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So I've had this dog for three years now, and overall she's very good. The one thing that I'd like to change is the way she interacts other dogs.

She has been raised with other dogs and acts normally around them, but any time we see another dog besides the two she was raised around, she starts making crying/baying noises and desperately wants to get to them. This of course often gets other dogs very worked up and I'm worried that she'll start a fight or draw an aggressive dog to attack. If we do go up to another dog, she wants to sniff them but appears scared when they want to sniff back and mostly runs away. We do have a dog park in the area, but I'm concerned about letting her off-leash there to socialize for the same reasons.

What I would ultimately like is to have her more calm and interacting normally with dogs outside the ones she knows well.
 

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I also have a problem with socializing my puppy, and there are a ton of people here that can probably give you a lot better advice.
What I've been doing mostly with my pup, is getting him used to the other dogs really slowly. We always go to the same pet store and the owner there has three dogs, so he's seen them tons of times, getting a bit closer to them every time. We've also been seeing another little puppy on our walks and after 3 days, today was the first day they would actually be able to get close enough (about half-way calm) to sniff each other. But we stopped there, to not get them too worked up.

Again, I'm really inexperienced with this, so this might not be the best way. I just figure it's better to keep things slow and as calm as possible, even if it means sometimes taking a step back.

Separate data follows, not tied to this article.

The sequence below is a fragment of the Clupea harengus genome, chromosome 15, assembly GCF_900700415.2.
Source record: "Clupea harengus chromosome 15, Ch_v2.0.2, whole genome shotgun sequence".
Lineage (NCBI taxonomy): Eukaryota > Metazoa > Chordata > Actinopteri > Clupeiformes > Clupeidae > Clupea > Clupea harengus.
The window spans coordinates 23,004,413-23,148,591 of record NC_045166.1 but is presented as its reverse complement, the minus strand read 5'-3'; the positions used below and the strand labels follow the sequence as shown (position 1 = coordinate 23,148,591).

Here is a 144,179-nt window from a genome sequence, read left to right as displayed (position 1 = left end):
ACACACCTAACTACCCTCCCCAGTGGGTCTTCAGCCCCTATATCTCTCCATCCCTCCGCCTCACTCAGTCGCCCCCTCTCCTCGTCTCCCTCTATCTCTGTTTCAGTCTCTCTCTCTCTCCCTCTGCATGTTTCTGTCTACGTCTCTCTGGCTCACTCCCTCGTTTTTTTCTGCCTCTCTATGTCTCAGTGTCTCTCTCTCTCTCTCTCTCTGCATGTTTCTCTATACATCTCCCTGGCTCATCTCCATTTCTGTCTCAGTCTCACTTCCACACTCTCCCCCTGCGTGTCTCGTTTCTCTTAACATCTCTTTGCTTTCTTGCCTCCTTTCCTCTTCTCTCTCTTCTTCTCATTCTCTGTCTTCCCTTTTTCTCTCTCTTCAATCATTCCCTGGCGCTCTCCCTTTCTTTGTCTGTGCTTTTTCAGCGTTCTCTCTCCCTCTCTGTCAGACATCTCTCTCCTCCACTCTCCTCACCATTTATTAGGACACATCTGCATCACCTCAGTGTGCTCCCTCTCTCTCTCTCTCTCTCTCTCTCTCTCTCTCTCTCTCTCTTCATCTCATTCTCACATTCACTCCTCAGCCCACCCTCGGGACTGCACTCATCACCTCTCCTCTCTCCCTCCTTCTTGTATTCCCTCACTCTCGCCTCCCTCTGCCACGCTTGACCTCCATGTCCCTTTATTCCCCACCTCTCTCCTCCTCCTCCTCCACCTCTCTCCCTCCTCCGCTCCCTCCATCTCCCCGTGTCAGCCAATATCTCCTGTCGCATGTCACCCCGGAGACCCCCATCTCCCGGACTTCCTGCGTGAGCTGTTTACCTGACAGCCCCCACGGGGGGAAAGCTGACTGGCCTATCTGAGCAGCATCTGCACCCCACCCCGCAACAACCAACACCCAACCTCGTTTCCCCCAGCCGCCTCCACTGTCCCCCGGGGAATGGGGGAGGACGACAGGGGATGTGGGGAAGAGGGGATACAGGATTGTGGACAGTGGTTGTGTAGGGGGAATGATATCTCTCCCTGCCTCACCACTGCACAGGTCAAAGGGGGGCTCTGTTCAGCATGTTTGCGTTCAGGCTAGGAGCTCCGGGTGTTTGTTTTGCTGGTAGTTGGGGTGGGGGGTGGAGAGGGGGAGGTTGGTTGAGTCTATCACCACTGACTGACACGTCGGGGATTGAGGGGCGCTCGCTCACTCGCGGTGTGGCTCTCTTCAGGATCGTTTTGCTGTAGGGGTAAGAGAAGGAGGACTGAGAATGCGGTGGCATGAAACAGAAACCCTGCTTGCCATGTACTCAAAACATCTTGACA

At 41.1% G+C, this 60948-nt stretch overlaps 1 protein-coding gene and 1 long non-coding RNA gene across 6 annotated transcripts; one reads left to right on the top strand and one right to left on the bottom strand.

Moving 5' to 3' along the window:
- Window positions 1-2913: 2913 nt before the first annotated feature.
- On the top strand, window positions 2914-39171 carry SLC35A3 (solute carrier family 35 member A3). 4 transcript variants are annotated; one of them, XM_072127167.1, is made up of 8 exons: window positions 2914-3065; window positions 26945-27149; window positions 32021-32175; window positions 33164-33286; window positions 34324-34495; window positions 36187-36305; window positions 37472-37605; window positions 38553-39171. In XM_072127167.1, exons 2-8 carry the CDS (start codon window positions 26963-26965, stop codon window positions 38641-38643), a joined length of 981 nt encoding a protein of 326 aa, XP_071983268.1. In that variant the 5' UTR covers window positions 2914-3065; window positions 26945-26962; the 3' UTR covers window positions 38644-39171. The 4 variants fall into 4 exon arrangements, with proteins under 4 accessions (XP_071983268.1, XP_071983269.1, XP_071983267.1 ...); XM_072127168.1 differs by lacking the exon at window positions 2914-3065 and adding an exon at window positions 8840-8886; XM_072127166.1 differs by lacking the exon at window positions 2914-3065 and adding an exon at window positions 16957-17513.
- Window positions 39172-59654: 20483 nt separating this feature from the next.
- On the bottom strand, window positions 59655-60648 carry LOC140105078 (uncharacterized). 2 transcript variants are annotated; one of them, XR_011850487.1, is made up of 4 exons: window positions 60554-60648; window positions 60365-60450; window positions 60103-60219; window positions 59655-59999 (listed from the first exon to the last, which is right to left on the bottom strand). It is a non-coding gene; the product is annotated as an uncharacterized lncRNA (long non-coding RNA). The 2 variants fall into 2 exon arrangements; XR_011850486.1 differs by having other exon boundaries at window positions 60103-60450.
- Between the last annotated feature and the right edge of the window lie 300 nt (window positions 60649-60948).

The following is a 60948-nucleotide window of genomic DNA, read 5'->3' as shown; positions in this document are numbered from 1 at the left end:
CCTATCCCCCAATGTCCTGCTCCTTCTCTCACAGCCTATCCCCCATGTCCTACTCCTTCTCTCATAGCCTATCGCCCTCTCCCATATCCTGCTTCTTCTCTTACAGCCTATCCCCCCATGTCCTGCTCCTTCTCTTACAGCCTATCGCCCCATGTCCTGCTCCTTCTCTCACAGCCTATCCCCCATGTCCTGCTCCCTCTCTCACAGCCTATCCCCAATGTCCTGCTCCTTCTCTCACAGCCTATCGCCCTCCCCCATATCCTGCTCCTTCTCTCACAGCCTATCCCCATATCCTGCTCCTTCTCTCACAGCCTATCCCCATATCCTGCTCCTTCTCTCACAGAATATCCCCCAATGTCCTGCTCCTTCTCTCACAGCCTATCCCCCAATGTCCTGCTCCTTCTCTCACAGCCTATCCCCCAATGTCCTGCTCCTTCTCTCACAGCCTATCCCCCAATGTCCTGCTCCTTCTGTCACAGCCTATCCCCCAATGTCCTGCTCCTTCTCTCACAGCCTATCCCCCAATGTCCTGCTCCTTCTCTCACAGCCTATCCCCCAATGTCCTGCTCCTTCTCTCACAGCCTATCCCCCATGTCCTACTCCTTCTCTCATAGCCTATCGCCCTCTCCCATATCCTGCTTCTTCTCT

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May's really not far off. Her advice to take it slow and be willing to step back is great. Progress in these sorts of situations is often in fits and starts, with setbacks along the way.

For an adult dog that is acting aggressively towards other dogs (either out of fear or dog aggression, it doesn't really matter), I'd start further back than a pet store. Go somewhere dogs go, like a dog park. Now figure out how far away from other dogs your dog has to be to see them, but not react. That's where you start. Praise and treat this calm behavior. Slowly, over the course of weeks, move closer. If she's calm, reward, if she's not, move back.

You may never end up with a dog that can play nicely with strange dogs at a dog park, but that's okay. Behaving on a walk is a reachable goal.
 

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So I've had this dog for three years now, and overall she's very good. The one thing that I'd like to change is the way she interacts other dogs.

She has been raised with other dogs and acts normally around them, but any time we see another dog besides the two she was raised around, she starts making crying/baying noises and desperately wants to get to them. This of course often gets other dogs very worked up and I'm worried that she'll start a fight or draw an aggressive dog to attack. If we do go up to another dog, she wants to sniff them but appears scared when they want to sniff back and mostly runs away. We do have a dog park in the area, but I'm concerned about letting her off-leash there to socialize for the same reasons.

What I would ultimately like is to have her more calm and interacting normally with dogs outside the ones she knows well.
The others have given good directions .. I just wanted to add some areas for you to work on yourself to help your dog. the whole travels down the leash to the dog imput is true.
 

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May's really not far off. Her advice to take it slow and be willing to step back is great. Progress in these sorts of situations is often in fits and starts, with setbacks along the way.